Inside JWST's First View on Local Group Edge

Inside JWST’s First View on Local Group Edge

How and when did the stars in the Universe form?

how many stars

The Terzan 5 cluster contains many older, lower-mass stars (faint and in red), but also hotter, younger, higher-mass stars, some of which will generate iron and even heavier elements. It contains a mixture of Population I and Population II stars, indicating that this cluster has undergone several episodes of star formation. The different properties of the different generations can lead us to draw conclusions about the initial abundances of light elements and hold clues to the history of star formation in our cosmos.

(Credit: NASA/ESA/Hubble/F. Ferraro)

To answer, we must look back through cosmic time.

Galaxies comparable to the current Milky Way have been numerous throughout cosmic time, having increased in mass and with a more evolved structure at the present time. Younger galaxies are inherently smaller, bluer, more chaotic, richer in gas, and have lower heavy element densities than their modern counterparts. Due to their large distances, it is impossible to resolve individual stars inside all but the nearest galaxies.

(Credit: NASA, ESA, P. van Dokkum (Yale U.), S. Patel (Leiden U.) and the 3-D-HST team)

But individual stars can only be resolved in nearby galaxies.

This image, perhaps surprisingly, shows stars in the halo of the Andromeda galaxy. The bright star with diffraction peaks is from our Milky Way, while the individual bright spots observed are mostly stars from our neighboring galaxy: Andromeda. Beyond that, however, a wide variety of faint spots, galaxies in their own right, lie beyond. Individual stars can be resolved into galaxies up to tens of millions of light-years away, but that’s only one in a billion galaxies in total.

(Credit: NASA, ESA and TM Brown (STScI))

Large Milky Way-like galaxies form stars throughout their history.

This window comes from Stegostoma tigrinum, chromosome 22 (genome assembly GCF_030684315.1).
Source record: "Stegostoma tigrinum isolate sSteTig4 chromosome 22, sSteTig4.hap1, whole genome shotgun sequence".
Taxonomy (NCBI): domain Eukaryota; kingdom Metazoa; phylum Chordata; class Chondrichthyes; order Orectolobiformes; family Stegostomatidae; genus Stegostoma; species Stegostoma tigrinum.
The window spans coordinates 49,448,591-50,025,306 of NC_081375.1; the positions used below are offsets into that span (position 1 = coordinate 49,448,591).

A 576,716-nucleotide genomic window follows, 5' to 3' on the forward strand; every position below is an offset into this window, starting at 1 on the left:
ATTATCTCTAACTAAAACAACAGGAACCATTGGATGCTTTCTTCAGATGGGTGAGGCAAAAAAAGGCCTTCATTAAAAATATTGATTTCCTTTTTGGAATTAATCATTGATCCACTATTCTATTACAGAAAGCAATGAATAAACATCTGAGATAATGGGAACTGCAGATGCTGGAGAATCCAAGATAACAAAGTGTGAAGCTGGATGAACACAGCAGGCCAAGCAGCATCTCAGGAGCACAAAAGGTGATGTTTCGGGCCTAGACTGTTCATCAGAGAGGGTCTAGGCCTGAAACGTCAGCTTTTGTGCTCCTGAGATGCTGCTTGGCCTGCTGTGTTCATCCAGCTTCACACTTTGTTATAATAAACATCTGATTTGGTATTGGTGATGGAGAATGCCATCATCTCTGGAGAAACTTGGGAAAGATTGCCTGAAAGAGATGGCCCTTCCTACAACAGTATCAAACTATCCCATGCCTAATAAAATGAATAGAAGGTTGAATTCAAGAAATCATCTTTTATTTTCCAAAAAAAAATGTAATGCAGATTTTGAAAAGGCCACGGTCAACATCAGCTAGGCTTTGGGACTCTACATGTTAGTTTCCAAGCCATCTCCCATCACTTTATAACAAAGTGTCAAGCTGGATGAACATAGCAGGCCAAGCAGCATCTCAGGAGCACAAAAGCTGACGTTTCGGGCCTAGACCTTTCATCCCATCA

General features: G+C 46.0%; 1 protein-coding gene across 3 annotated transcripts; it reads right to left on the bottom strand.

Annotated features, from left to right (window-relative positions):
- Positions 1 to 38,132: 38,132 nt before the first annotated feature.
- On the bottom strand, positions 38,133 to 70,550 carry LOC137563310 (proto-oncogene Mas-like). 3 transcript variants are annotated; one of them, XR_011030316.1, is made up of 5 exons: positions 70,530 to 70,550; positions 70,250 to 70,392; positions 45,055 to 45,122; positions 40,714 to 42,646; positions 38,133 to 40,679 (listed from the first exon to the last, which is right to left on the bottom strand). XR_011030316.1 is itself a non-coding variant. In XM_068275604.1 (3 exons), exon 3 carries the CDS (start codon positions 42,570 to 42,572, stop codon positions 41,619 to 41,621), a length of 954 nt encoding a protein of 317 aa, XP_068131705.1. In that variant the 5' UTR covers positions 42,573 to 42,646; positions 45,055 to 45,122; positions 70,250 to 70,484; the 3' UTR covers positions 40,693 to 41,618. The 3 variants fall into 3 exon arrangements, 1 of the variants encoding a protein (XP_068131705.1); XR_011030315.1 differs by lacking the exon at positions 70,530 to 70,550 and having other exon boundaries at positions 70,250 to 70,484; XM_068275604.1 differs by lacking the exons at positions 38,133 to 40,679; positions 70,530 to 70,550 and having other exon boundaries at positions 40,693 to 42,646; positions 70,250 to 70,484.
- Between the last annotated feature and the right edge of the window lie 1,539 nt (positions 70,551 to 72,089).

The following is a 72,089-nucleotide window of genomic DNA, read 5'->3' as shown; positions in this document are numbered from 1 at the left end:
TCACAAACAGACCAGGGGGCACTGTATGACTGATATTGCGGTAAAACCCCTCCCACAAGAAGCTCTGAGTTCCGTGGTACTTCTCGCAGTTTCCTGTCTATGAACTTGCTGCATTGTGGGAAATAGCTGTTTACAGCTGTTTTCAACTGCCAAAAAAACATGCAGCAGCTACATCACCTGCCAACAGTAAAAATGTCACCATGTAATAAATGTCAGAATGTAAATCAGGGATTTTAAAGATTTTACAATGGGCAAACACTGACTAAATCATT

The large spiral galaxy Messier 51, also known as the Whirlpool Galaxy, has extended and extended spiral arms, most likely due to its gravitational interactions with the neighboring galaxy shown to the right. Galaxies like this often have large waves of star formation occurring along their spiral arms, but only ~10% of the spirals exhibit the type of large spiral structure seen here.

(Credits: X-ray: NASA/CXC/SAO/R. DiStefano, et al.; Optical: NASA/ESA/STScI/Grendler)

But smaller galaxies formed stars all of a sudden, a long time ago, within our local group.

Most galaxies contain only a few star-forming regions: where the gas collapses, new stars form, and ionized hydrogen is found in a bubble surrounding this region. In a star galaxy, pretty much the entire galaxy itself is a star-forming region, with M82, the Cigar Galaxy just outside the Local Group, being the closest with these properties. Radiation from hot young stars ionizes a variety of atomic and molecular gases, particularly in the central region of the galaxy. Flares, supernovae and radiation will be common in these environments.

(Credits: NASA, ESA and Hubble Heritage Team (STScI/AURA); Acknowledgments: J. Gallagher (University of Wisconsin), M. Mountain (STScI) and P. Puxley (National Science Foundation))

One of these galaxies is Wolf-Lundmark-Melotte: WLM, just 3.04 million light-years away.